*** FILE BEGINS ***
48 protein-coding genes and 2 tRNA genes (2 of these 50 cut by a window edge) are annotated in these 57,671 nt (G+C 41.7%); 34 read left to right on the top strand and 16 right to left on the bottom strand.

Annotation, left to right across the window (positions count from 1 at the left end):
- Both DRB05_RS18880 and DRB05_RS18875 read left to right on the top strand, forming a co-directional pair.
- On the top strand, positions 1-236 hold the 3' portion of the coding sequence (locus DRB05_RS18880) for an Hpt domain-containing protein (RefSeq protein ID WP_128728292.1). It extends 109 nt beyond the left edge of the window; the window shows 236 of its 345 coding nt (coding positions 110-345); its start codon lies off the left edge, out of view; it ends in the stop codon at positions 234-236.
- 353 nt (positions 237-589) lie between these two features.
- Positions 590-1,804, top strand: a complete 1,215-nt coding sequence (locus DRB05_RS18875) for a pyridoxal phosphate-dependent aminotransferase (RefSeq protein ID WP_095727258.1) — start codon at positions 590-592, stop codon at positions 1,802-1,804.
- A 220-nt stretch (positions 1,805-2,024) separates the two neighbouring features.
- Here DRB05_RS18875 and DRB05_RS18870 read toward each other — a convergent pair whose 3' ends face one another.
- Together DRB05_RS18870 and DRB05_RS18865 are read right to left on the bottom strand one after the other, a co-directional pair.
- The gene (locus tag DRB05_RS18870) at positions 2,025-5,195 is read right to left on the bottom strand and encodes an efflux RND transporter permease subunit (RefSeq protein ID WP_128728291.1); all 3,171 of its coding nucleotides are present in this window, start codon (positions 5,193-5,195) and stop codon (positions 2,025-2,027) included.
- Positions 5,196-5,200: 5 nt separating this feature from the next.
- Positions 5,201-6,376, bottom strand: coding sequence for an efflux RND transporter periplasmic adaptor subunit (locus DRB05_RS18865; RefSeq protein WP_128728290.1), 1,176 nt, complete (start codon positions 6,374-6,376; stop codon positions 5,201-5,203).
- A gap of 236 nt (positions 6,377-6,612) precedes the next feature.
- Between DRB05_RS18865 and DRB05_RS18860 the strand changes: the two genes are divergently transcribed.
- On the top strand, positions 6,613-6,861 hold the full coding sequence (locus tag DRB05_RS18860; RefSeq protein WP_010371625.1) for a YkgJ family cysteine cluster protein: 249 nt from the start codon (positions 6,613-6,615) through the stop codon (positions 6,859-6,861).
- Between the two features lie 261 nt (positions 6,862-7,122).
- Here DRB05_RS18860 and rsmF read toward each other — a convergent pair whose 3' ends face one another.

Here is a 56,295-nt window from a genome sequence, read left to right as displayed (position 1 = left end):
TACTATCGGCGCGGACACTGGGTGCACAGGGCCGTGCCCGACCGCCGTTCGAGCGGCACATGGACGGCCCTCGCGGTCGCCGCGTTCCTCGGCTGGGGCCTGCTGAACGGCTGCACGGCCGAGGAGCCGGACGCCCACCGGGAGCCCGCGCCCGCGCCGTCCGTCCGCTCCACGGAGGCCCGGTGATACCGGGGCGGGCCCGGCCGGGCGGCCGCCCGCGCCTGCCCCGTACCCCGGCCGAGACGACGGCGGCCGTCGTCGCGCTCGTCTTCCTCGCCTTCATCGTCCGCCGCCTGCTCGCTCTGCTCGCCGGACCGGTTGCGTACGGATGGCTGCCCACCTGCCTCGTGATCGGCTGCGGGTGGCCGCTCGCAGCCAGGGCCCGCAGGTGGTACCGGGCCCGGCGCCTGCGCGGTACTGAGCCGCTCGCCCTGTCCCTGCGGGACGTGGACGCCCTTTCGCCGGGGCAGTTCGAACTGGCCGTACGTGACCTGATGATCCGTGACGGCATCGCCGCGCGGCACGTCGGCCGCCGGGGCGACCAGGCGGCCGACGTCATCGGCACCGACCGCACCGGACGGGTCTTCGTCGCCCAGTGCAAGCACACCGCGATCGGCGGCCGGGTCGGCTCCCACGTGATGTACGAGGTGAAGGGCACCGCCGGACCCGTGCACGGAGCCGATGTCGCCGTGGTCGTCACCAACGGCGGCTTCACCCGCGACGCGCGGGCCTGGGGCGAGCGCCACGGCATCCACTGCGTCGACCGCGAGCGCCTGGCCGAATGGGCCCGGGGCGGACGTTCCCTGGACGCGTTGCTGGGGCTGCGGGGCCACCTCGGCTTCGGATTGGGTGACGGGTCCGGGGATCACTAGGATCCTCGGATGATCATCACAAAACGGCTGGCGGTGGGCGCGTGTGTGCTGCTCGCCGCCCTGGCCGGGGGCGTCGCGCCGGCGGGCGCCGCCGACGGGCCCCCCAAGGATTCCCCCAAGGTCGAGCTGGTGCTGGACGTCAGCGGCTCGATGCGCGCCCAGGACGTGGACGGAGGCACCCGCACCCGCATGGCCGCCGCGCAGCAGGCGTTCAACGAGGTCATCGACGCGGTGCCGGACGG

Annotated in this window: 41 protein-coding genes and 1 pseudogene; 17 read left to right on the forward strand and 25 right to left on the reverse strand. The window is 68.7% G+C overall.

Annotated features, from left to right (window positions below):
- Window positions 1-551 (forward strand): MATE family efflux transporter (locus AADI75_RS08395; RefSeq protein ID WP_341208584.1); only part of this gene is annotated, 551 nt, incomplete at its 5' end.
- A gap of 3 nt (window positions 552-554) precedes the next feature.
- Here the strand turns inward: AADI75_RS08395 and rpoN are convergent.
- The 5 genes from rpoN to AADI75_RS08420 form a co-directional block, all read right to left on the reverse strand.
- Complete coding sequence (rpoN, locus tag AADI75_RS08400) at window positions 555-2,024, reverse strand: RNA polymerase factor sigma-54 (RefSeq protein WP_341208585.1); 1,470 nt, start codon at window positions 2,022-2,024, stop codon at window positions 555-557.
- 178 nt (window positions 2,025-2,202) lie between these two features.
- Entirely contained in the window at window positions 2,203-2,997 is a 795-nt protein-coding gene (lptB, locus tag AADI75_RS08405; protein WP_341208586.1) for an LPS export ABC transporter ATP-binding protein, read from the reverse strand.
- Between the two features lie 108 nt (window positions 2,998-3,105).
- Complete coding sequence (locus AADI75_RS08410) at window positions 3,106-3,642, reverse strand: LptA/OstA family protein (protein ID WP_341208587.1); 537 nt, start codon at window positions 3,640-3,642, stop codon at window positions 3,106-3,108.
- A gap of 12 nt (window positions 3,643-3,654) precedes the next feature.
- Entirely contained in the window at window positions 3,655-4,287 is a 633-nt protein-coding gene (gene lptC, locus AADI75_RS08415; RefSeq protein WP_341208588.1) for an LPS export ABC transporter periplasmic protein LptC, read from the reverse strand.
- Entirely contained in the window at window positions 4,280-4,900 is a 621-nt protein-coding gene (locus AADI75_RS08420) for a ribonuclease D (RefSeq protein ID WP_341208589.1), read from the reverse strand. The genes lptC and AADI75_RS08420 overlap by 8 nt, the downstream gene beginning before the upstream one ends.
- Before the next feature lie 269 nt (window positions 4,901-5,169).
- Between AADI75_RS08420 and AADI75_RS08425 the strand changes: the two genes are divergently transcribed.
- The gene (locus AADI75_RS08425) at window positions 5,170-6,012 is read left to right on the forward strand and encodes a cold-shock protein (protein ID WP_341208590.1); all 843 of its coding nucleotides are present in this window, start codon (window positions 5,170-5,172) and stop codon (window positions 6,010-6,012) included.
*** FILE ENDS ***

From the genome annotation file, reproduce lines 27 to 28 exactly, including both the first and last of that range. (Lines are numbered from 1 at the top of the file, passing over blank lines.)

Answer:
- 178 nt (window positions 2,025-2,202) lie between these two features.
- Entirely contained in the window at window positions 2,203-2,997 is a 795-nt protein-coding gene (lptB, locus tag AADI75_RS08405; protein WP_341208586.1) for an LPS export ABC transporter ATP-binding protein, read from the reverse strand.